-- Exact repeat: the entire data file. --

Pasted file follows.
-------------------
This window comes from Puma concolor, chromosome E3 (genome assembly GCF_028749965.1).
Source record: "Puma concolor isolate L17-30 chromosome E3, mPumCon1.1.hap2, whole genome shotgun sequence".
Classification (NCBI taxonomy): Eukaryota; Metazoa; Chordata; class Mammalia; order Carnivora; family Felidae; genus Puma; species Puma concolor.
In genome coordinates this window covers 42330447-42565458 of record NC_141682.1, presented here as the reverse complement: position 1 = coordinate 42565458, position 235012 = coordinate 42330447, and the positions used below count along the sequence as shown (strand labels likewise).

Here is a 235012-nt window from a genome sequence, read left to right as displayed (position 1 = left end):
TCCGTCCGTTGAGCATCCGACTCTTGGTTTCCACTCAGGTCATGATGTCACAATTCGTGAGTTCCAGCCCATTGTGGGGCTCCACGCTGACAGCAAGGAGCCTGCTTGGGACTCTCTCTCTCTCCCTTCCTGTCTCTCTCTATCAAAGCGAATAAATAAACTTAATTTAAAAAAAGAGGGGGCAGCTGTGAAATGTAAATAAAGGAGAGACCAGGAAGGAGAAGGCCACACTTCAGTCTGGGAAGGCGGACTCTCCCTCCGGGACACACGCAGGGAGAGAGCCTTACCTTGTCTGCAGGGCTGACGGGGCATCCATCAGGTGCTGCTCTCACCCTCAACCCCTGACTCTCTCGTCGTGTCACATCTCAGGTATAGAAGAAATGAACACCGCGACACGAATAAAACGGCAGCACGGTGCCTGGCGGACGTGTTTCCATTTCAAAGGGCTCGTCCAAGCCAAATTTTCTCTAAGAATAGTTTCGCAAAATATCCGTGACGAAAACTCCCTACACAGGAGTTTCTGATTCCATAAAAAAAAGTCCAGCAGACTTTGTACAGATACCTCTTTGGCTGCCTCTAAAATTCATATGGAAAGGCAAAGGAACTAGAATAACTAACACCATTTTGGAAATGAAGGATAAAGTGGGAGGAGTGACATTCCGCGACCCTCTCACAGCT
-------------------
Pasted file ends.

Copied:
This window comes from Puma concolor, chromosome E3 (genome assembly GCF_028749965.1).
Source record: "Puma concolor isolate L17-30 chromosome E3, mPumCon1.1.hap2, whole genome shotgun sequence".
Classification (NCBI taxonomy): Eukaryota; Metazoa; Chordata; class Mammalia; order Carnivora; family Felidae; genus Puma; species Puma concolor.
In genome coordinates this window covers 42330447-42565458 of record NC_141682.1, presented here as the reverse complement: position 1 = coordinate 42565458, position 235012 = coordinate 42330447, and the positions used below count along the sequence as shown (strand labels likewise).

Here is a 235012-nt window from a genome sequence, read left to right as displayed (position 1 = left end):
TCCGTCCGTTGAGCATCCGACTCTTGGTTTCCACTCAGGTCATGATGTCACAATTCGTGAGTTCCAGCCCATTGTGGGGCTCCACGCTGACAGCAAGGAGCCTGCTTGGGACTCTCTCTCTCTCCCTTCCTGTCTCTCTCTATCAAAGCGAATAAATAAACTTAATTTAAAAAAAGAGGGGGCAGCTGTGAAATGTAAATAAAGGAGAGACCAGGAAGGAGAAGGCCACACTTCAGTCTGGGAAGGCGGACTCTCCCTCCGGGACACACGCAGGGAGAGAGCCTTACCTTGTCTGCAGGGCTGACGGGGCATCCATCAGGTGCTGCTCTCACCCTCAACCCCTGACTCTCTCGTCGTGTCACATCTCAGGTATAGAAGAAATGAACACCGCGACACGAATAAAACGGCAGCACGGTGCCTGGCGGACGTGTTTCCATTTCAAAGGGCTCGTCCAAGCCAAATTTTCTCTAAGAATAGTTTCGCAAAATATCCGTGACGAAAACTCCCTACACAGGAGTTTCTGATTCCATAAAAAAAAGTCCAGCAGACTTTGTACAGATACCTCTTTGGCTGCCTCTAAAATTCATATGGAAAGGCAAAGGAACTAGAATAACTAACACCATTTTGGAAATGAAGGATAAAGTGGGAGGAGTGACATTCCGCGACCCTCTCACAGCT